The Western Bay, stretching from Waihi Beach to Otamarakau.
Helping make our stunning district an even greater place.
Western Bay of Plenty customer services information.
Here you can find all our services listed from A-Z
Our Animal Services team is committed to promoting better care and control of dogs.
In the mood for a good read or relaxing audio visual entertainment? Look in on any of our libraries.
Enjoy the great outdoors of Western Bay by going out for leisurely walk or visit one of our parks.
As a permitted activity, you can build one main dwelling (house) and one minor dwelling (no more than 50m2 gross floor area) per Title. If the building is a 'permitted activity' you will not need to apply for resource consent - However, you will need a building consent.
Section 44 of the Building Act 2004 requires owners of land to apply for a building consent before undertaking any building work on it. Council requires applicants to prove that they have the right to build on this land before processing any building consent application for it.
Under the same Act, Council is able to ask for any information reasonably required to process an application. In the case of general land, the right to build on land is usually established by the owner simply providing a copy of the certificate of title. With multiple owned Māori freehold land however, being an owner is not enough to prove you have a right to build on the land.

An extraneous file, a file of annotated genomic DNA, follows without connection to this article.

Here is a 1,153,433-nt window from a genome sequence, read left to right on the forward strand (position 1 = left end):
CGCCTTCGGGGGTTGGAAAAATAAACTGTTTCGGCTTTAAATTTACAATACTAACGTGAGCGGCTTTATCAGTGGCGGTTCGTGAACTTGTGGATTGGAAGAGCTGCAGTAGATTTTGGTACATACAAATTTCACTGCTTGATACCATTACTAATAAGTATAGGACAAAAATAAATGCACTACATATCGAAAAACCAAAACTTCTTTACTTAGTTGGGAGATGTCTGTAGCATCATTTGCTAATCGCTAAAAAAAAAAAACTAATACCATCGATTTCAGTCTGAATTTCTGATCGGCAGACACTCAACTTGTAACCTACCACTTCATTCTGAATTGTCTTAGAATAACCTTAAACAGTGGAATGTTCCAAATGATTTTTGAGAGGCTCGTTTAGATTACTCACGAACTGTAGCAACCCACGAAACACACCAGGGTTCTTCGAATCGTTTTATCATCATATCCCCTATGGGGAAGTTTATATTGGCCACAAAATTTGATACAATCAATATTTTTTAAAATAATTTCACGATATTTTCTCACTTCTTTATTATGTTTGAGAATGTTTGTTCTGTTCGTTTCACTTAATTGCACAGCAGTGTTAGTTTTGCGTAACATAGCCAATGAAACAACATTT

The adjacent flowchart has been developed to help you provide Council with the necessary information to prove you have a right to build on multiple owned Māori freehold land of which you are an owner.
An Occupation Order is issued by the Māori Land Court and grants an owner the right to occupy a house site on Māori freehold land. When deciding whether to grant an Occupation Order, the Court must consider the following:
A Licence to Occupy essentially has the same effect as an Occupation Order, it grants an owner the right to occupy the land. The difference is that a Licence to Occupy is issued by the Trustees of a Trust, and the authority to issue a Licence to Occupy must be provided for in the Deed of Trust.
Council requires that your Licence to Occupy include a site plan (see below).
A Deed of Trust (or Trust Deed) sets out the rules that govern a Trust including the power to issue Licences to Occupy. A Deed of Trust is approved by the Māori Land Court upon the establishment of a Trust.
For further information on the above, contact your local Māori Land Court offices:
Waikato-Maniapoto District Ph (07) 957 7880
Waiariki District Ph (07) 921 7405